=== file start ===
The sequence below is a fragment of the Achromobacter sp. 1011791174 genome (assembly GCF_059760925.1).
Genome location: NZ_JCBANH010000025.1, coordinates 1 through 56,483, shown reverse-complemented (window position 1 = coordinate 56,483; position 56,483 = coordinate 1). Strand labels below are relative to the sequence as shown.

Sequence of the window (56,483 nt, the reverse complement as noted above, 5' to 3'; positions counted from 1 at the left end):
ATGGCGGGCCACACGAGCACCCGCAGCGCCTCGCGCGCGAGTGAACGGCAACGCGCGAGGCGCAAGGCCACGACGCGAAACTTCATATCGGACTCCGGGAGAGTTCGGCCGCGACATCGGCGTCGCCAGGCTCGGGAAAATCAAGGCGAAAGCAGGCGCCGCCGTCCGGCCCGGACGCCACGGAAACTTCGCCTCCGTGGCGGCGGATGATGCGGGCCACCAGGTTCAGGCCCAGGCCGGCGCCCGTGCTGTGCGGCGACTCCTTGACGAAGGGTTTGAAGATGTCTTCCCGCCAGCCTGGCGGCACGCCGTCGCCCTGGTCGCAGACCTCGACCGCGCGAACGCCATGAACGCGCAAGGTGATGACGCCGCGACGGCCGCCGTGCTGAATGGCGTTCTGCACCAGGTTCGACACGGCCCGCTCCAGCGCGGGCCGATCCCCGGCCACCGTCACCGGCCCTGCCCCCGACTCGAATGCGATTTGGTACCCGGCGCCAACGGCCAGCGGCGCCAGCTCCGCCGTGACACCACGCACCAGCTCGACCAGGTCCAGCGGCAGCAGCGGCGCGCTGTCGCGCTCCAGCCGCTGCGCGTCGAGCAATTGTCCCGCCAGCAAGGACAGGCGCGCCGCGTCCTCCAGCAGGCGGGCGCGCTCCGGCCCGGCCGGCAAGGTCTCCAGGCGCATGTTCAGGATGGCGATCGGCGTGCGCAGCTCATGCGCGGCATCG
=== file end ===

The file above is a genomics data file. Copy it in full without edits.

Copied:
The sequence below is a fragment of the Achromobacter sp. 1011791174 genome (assembly GCF_059760925.1).
Genome location: NZ_JCBANH010000025.1, coordinates 1 through 56,483, shown reverse-complemented (window position 1 = coordinate 56,483; position 56,483 = coordinate 1). Strand labels below are relative to the sequence as shown.

Sequence of the window (56,483 nt, the reverse complement as noted above, 5' to 3'; positions counted from 1 at the left end):
ATGGCGGGCCACACGAGCACCCGCAGCGCCTCGCGCGCGAGTGAACGGCAACGCGCGAGGCGCAAGGCCACGACGCGAAACTTCATATCGGACTCCGGGAGAGTTCGGCCGCGACATCGGCGTCGCCAGGCTCGGGAAAATCAAGGCGAAAGCAGGCGCCGCCGTCCGGCCCGGACGCCACGGAAACTTCGCCTCCGTGGCGGCGGATGATGCGGGCCACCAGGTTCAGGCCCAGGCCGGCGCCCGTGCTGTGCGGCGACTCCTTGACGAAGGGTTTGAAGATGTCTTCCCGCCAGCCTGGCGGCACGCCGTCGCCCTGGTCGCAGACCTCGACCGCGCGAACGCCATGAACGCGCAAGGTGATGACGCCGCGACGGCCGCCGTGCTGAATGGCGTTCTGCACCAGGTTCGACACGGCCCGCTCCAGCGCGGGCCGATCCCCGGCCACCGTCACCGGCCCTGCCCCCGACTCGAATGCGATTTGGTACCCGGCGCCAACGGCCAGCGGCGCCAGCTCCGCCGTGACACCACGCACCAGCTCGACCAGGTCCAGCGGCAGCAGCGGCGCGCTGTCGCGCTCCAGCCGCTGCGCGTCGAGCAATTGTCCCGCCAGCAAGGACAGGCGCGCCGCGTCCTCCAGCAGGCGGGCGCGCTCCGGCCCGGCCGGCAAGGTCTCCAGGCGCATGTTCAGGATGGCGATCGGCGTGCGCAGCTCATGCGCGGCATCG